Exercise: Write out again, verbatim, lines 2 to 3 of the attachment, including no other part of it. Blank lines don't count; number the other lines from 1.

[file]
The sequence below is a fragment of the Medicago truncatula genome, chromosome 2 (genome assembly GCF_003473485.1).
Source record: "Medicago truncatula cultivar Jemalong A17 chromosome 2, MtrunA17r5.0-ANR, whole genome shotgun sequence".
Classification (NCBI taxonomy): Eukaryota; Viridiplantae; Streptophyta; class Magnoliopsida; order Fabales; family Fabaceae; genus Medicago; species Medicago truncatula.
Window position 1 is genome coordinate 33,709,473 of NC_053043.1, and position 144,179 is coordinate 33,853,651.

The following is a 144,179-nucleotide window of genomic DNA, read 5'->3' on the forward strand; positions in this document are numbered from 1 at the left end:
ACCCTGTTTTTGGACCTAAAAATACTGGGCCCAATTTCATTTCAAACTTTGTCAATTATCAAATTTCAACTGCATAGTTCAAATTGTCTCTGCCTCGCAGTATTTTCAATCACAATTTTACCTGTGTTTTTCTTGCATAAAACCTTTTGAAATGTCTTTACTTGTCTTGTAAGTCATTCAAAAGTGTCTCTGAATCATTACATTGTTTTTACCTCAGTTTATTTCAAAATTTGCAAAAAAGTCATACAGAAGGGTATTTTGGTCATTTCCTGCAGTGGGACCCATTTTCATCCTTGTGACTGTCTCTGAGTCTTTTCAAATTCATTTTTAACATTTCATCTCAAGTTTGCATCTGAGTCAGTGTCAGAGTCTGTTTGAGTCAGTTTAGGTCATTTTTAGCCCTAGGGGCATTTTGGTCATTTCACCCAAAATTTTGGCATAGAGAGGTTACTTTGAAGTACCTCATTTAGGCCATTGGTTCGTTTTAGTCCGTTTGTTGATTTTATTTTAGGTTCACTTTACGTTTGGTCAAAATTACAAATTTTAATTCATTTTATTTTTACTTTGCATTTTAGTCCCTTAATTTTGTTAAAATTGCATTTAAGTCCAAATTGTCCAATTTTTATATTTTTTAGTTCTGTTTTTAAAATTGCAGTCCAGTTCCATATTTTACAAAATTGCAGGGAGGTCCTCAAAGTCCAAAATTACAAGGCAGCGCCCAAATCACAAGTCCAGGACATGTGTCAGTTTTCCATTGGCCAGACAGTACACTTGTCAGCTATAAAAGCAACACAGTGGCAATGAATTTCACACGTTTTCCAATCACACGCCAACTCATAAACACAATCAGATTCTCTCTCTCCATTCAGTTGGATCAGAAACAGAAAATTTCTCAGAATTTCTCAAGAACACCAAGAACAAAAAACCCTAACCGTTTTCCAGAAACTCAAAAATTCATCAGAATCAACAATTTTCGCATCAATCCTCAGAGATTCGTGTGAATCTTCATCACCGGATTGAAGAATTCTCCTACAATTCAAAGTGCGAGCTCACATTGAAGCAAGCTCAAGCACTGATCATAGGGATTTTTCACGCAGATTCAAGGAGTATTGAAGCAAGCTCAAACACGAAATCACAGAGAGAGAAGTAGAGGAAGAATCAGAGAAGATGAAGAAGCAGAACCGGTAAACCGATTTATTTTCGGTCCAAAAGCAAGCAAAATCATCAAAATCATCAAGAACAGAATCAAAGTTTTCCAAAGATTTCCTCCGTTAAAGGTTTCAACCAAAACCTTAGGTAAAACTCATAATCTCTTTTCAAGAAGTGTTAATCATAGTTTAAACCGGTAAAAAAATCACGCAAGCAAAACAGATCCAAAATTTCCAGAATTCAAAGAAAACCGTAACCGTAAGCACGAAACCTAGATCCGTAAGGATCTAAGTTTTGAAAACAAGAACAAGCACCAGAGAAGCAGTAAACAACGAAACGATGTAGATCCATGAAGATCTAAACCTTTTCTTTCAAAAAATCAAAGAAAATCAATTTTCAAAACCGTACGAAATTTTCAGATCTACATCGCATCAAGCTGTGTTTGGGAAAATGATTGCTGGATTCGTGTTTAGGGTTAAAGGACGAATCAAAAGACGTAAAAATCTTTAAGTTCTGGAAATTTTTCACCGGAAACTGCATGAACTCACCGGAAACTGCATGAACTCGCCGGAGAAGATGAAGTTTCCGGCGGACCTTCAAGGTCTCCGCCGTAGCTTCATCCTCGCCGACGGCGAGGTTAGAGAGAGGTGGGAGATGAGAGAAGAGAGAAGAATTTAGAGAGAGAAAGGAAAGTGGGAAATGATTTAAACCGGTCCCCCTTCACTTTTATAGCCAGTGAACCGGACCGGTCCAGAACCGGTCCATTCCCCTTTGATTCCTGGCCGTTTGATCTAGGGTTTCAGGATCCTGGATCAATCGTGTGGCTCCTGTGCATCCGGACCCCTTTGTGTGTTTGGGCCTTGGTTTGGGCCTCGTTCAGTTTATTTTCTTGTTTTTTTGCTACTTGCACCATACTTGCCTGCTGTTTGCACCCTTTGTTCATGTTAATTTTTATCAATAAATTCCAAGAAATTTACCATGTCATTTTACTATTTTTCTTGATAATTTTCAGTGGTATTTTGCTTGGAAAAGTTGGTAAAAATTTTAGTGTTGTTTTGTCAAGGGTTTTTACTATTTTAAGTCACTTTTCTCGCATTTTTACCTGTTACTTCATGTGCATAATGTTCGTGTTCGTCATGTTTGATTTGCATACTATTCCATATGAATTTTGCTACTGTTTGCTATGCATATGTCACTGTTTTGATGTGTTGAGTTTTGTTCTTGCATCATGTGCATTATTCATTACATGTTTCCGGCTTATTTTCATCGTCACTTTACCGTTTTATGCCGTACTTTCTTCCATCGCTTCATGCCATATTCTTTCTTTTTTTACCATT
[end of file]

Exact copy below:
Source record: "Medicago truncatula cultivar Jemalong A17 chromosome 2, MtrunA17r5.0-ANR, whole genome shotgun sequence".
Classification (NCBI taxonomy): Eukaryota; Viridiplantae; Streptophyta; class Magnoliopsida; order Fabales; family Fabaceae; genus Medicago; species Medicago truncatula.